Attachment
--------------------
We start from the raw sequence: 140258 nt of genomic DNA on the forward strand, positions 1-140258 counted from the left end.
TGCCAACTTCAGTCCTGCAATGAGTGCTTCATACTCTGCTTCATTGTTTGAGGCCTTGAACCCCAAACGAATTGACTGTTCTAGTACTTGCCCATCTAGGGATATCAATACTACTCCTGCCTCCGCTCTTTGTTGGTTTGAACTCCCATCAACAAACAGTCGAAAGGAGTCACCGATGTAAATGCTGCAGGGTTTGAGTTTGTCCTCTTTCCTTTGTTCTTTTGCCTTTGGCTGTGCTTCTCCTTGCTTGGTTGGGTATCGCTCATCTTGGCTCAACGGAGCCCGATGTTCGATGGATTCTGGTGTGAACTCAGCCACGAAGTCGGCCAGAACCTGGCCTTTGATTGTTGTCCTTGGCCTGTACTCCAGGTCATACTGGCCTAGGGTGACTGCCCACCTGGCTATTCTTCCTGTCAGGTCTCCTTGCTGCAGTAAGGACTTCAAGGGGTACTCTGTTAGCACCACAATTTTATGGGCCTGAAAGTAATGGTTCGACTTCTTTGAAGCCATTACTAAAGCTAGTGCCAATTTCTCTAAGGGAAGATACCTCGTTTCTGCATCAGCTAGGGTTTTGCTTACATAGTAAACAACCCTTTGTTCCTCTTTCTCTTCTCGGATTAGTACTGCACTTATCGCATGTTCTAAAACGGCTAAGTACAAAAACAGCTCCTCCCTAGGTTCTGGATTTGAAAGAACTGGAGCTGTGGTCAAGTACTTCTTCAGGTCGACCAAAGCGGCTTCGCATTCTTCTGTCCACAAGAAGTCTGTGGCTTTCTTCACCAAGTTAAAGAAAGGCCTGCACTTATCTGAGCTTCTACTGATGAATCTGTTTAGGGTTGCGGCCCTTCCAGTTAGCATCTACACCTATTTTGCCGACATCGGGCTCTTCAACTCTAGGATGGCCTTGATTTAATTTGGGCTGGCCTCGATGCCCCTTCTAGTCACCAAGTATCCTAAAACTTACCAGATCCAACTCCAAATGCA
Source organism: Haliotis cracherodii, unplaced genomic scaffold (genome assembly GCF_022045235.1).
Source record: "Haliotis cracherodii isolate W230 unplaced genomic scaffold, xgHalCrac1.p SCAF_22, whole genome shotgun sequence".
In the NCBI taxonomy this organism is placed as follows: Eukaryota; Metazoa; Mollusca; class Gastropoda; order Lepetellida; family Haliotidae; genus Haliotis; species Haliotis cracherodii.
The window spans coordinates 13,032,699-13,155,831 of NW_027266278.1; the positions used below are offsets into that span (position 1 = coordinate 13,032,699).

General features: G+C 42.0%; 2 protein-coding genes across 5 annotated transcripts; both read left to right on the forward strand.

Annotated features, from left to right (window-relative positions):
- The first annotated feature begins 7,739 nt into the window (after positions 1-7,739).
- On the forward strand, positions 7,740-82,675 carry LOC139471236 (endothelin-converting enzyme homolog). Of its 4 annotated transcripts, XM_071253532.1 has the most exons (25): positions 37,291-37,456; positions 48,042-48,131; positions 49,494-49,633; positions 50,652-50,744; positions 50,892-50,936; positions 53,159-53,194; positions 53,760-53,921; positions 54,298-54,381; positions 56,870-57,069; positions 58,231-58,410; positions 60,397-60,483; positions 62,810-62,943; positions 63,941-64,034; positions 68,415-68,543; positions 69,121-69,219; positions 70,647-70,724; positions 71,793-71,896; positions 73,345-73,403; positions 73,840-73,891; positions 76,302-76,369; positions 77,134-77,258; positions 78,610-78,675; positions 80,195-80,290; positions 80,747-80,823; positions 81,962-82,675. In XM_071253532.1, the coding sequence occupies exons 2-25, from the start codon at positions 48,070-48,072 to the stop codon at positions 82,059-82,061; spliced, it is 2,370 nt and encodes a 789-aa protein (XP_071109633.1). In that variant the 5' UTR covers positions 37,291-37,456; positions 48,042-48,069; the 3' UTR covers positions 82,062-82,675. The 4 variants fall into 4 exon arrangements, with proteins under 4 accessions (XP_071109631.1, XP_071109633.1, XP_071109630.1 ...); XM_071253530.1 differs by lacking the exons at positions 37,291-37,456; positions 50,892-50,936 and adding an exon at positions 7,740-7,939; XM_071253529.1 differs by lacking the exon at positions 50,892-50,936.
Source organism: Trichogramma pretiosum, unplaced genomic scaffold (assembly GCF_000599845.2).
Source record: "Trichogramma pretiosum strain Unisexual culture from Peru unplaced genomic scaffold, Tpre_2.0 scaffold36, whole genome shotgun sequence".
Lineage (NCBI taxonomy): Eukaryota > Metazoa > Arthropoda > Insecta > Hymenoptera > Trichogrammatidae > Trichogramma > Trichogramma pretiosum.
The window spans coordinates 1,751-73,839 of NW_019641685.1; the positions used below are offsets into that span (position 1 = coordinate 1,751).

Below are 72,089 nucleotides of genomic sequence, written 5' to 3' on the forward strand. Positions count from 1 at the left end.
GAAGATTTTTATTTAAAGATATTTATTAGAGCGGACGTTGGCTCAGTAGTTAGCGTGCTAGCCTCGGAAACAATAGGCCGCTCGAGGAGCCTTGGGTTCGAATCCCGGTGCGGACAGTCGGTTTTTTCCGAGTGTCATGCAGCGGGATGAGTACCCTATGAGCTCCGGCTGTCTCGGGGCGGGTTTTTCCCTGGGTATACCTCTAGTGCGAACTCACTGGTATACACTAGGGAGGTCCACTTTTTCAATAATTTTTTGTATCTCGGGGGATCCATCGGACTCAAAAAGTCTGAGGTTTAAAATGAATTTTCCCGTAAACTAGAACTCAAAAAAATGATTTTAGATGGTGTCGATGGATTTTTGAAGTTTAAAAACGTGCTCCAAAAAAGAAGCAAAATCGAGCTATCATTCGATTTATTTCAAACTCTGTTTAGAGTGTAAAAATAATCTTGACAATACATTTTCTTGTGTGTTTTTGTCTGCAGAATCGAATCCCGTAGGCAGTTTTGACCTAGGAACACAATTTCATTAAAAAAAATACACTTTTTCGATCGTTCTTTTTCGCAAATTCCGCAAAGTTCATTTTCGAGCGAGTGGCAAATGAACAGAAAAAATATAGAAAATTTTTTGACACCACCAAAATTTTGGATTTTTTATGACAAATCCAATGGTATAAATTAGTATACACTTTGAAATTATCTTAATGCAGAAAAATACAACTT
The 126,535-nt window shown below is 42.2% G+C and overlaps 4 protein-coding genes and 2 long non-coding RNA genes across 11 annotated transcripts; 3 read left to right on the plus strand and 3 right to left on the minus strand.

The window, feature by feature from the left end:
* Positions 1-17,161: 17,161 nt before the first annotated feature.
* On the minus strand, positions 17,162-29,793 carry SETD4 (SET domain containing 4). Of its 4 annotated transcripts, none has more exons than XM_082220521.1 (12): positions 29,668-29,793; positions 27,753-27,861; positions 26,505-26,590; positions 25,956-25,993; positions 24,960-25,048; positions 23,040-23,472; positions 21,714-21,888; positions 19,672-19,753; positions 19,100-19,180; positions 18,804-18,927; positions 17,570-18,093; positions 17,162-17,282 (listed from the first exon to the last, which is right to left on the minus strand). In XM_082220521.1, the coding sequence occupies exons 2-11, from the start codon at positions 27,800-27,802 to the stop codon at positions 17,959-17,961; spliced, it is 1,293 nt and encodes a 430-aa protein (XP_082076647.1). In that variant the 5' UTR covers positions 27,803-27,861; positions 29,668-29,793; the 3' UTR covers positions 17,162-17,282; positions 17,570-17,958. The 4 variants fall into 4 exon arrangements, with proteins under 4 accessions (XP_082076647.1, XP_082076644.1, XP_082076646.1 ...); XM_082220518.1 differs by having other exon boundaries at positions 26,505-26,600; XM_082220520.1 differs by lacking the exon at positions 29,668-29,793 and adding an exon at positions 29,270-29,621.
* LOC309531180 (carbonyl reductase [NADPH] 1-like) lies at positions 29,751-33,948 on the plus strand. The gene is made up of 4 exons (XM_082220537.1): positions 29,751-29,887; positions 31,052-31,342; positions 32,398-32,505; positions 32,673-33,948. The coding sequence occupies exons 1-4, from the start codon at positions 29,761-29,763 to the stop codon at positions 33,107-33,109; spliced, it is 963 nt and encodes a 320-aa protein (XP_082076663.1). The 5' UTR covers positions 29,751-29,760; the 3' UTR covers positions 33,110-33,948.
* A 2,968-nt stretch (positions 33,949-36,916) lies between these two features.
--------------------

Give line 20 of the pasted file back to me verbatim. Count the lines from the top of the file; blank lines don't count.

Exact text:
* On the minus strand, positions 17,162-29,793 carry SETD4 (SET domain containing 4). Of its 4 annotated transcripts, none has more exons than XM_082220521.1 (12): positions 29,668-29,793; positions 27,753-27,861; positions 26,505-26,590; positions 25,956-25,993; positions 24,960-25,048; positions 23,040-23,472; positions 21,714-21,888; positions 19,672-19,753; positions 19,100-19,180; positions 18,804-18,927; positions 17,570-18,093; positions 17,162-17,282 (listed from the first exon to the last, which is right to left on the minus strand). In XM_082220521.1, the coding sequence occupies exons 2-11, from the start codon at positions 27,800-27,802 to the stop codon at positions 17,959-17,961; spliced, it is 1,293 nt and encodes a 430-aa protein (XP_082076647.1). In that variant the 5' UTR covers positions 27,803-27,861; positions 29,668-29,793; the 3' UTR covers positions 17,162-17,282; positions 17,570-17,958. The 4 variants fall into 4 exon arrangements, with proteins under 4 accessions (XP_082076647.1, XP_082076644.1, XP_082076646.1 ...); XM_082220518.1 differs by having other exon boundaries at positions 26,505-26,600; XM_082220520.1 differs by lacking the exon at positions 29,668-29,793 and adding an exon at positions 29,270-29,621.